• Optimise both office-bound and virtual work with easier access to, and sharing of information
  • Enhance efficiency in collaboration

V. Manage Employee Happiness and Sense of Belonging

Considering that employees are at the heart of every organisation, managing employee happiness and reinforcing their sense of belonging is of vital importance towards business function.

The concept of “growing lean” can be very daunting for employees for various reasons, including the fear of losing personal space, of reduced autonomy and even of being stripped of hierarchical privileges. Identifying and addressing these fears is critical. An environment that allows staff to work in the way they need to ultimately enhances morale.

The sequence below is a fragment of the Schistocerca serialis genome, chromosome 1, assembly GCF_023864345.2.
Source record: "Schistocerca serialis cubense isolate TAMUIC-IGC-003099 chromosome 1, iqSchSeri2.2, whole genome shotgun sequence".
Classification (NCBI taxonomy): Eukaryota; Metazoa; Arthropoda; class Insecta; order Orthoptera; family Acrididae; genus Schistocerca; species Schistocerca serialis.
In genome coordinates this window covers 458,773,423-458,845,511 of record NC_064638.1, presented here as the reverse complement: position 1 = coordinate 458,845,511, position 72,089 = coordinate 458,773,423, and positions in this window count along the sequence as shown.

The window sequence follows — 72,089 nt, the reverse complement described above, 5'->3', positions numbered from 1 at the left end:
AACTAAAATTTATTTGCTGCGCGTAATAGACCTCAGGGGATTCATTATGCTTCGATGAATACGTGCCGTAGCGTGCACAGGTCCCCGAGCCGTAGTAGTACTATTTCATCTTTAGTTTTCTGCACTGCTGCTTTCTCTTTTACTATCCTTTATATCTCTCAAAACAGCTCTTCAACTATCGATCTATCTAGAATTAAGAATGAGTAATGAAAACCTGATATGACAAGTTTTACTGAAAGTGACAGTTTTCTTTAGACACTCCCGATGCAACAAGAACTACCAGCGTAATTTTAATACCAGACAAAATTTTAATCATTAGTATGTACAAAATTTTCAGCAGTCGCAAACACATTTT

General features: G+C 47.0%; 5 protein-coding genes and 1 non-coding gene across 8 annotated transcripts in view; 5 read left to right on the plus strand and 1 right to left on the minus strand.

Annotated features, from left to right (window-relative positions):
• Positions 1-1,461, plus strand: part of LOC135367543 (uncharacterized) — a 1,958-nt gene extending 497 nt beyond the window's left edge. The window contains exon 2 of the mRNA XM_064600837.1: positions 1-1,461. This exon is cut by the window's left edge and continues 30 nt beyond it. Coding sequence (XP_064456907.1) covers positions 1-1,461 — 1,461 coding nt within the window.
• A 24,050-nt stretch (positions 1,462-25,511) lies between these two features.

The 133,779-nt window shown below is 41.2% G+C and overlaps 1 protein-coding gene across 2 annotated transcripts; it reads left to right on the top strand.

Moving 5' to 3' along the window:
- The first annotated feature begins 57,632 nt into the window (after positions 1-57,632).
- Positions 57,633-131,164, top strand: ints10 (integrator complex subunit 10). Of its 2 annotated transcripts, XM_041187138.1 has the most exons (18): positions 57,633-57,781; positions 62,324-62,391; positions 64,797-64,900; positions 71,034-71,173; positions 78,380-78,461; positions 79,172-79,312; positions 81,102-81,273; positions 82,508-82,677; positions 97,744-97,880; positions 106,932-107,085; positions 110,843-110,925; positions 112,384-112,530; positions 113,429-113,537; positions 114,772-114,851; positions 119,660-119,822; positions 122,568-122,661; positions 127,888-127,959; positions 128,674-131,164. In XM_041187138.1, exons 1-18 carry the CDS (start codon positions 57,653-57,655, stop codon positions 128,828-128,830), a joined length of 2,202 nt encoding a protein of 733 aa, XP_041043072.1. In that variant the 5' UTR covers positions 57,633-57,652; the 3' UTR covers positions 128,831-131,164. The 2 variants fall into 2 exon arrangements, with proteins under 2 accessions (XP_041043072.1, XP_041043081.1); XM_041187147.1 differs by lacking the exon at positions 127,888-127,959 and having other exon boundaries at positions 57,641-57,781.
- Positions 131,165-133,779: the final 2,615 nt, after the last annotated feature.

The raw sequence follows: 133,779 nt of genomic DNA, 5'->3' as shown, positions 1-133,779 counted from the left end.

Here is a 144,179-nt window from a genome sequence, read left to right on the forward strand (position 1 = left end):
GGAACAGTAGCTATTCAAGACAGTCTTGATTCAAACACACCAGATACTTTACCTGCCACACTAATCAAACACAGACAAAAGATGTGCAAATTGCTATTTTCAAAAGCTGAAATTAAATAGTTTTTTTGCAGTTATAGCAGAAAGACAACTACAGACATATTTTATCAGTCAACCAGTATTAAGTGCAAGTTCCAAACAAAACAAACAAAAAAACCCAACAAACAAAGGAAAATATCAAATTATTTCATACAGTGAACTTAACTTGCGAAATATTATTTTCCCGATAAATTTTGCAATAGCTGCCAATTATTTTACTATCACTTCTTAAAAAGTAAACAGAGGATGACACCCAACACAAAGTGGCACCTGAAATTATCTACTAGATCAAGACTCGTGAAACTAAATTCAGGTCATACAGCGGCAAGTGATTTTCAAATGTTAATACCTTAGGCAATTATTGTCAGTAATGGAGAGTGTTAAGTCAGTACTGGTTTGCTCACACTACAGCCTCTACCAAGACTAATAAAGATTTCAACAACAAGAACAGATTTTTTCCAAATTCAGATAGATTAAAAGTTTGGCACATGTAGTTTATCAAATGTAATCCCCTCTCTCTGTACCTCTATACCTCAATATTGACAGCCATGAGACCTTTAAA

Aspects for consideration include:

1. Staff Perception:
Changing the perception of the office from “my space” to “our space”.

2. Leadership Ownership:
Ensuring endorsement from top-down (and cascading the positive attitude downwards) whilst listening from bottom up.

3. Expectations:
Aligning expectations upfront and preparing staff with a clear vision of the space. Cost reduction is table stakes but should not be the focus of staff alignment.

4. Staff Involvement:
Engaging staff through their input on the space. The degree of input may vary, but even a choice as simple as the task chair for all staff will make a difference.

5. Role Affirmation:
Having a physical environment that is aligned with the employee’s view of themselves and their role in the organisation. Staff measure and compare horizontally against their peers, hence irrespective of what is achieved consistency across company layers is critical.

With close to half of our day spent working, ensuring that the space promotes employee happiness and sense of belonging is the basis for talent retention.

VI. Time/Process

The driver behind “Growing while Shrinking” is lower recurrent real estate cost.